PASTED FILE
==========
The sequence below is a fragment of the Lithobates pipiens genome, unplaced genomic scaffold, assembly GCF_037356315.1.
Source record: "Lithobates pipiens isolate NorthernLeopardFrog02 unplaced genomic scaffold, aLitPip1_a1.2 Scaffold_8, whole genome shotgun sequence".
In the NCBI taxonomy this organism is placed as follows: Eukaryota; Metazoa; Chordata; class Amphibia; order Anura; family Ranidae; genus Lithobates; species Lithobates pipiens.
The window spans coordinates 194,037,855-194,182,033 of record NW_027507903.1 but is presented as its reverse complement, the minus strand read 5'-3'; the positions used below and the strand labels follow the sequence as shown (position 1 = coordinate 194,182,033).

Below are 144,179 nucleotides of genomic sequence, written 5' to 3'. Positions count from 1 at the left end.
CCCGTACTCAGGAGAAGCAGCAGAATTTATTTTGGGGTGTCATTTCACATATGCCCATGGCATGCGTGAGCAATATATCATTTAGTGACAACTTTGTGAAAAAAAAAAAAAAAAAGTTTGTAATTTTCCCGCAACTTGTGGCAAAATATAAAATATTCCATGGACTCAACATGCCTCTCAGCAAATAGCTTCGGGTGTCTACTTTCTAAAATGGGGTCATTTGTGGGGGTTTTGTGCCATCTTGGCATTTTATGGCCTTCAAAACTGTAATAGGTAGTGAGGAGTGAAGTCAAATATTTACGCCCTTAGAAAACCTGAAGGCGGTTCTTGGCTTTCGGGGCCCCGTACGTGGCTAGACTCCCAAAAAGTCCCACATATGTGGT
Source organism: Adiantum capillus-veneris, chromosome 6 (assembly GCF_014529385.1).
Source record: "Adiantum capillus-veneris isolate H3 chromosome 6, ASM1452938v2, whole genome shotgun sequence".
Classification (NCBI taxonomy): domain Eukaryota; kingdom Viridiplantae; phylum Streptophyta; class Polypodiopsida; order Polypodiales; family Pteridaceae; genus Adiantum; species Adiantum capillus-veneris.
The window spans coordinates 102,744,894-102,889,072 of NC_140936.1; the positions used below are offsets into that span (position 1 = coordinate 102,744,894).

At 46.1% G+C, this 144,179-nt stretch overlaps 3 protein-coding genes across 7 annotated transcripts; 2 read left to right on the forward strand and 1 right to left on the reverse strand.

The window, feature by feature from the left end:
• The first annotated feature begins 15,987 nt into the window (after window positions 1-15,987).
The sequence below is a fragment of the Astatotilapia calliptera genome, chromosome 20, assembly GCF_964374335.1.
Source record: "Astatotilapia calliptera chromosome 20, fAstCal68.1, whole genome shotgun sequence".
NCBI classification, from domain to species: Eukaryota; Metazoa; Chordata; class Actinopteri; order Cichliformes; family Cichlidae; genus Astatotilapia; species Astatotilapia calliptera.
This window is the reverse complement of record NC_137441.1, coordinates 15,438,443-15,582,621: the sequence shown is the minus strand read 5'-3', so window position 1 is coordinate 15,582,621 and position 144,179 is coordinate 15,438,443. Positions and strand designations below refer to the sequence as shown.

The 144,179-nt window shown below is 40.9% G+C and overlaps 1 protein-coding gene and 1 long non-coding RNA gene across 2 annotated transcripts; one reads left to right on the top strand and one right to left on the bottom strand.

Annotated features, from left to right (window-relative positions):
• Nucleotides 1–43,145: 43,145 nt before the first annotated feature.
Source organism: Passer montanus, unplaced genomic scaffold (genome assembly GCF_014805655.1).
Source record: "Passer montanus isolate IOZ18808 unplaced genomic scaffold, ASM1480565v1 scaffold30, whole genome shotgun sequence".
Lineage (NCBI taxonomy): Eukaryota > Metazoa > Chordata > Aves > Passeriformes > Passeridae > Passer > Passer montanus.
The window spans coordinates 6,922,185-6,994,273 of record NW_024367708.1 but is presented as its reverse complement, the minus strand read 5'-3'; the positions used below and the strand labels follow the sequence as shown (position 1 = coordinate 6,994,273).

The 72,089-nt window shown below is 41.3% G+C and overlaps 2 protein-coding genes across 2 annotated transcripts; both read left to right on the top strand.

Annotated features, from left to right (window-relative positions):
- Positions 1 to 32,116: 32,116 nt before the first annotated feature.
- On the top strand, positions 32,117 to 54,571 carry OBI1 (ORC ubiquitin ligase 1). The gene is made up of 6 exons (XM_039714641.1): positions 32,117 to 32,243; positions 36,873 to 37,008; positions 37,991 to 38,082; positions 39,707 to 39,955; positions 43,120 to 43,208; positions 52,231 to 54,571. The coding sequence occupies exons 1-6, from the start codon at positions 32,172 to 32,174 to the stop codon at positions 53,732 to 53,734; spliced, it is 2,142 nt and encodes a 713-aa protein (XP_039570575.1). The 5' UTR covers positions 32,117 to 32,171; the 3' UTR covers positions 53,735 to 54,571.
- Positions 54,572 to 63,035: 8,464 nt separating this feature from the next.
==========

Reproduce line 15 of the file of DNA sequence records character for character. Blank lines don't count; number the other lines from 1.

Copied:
Source record: "Astatotilapia calliptera chromosome 20, fAstCal68.1, whole genome shotgun sequence".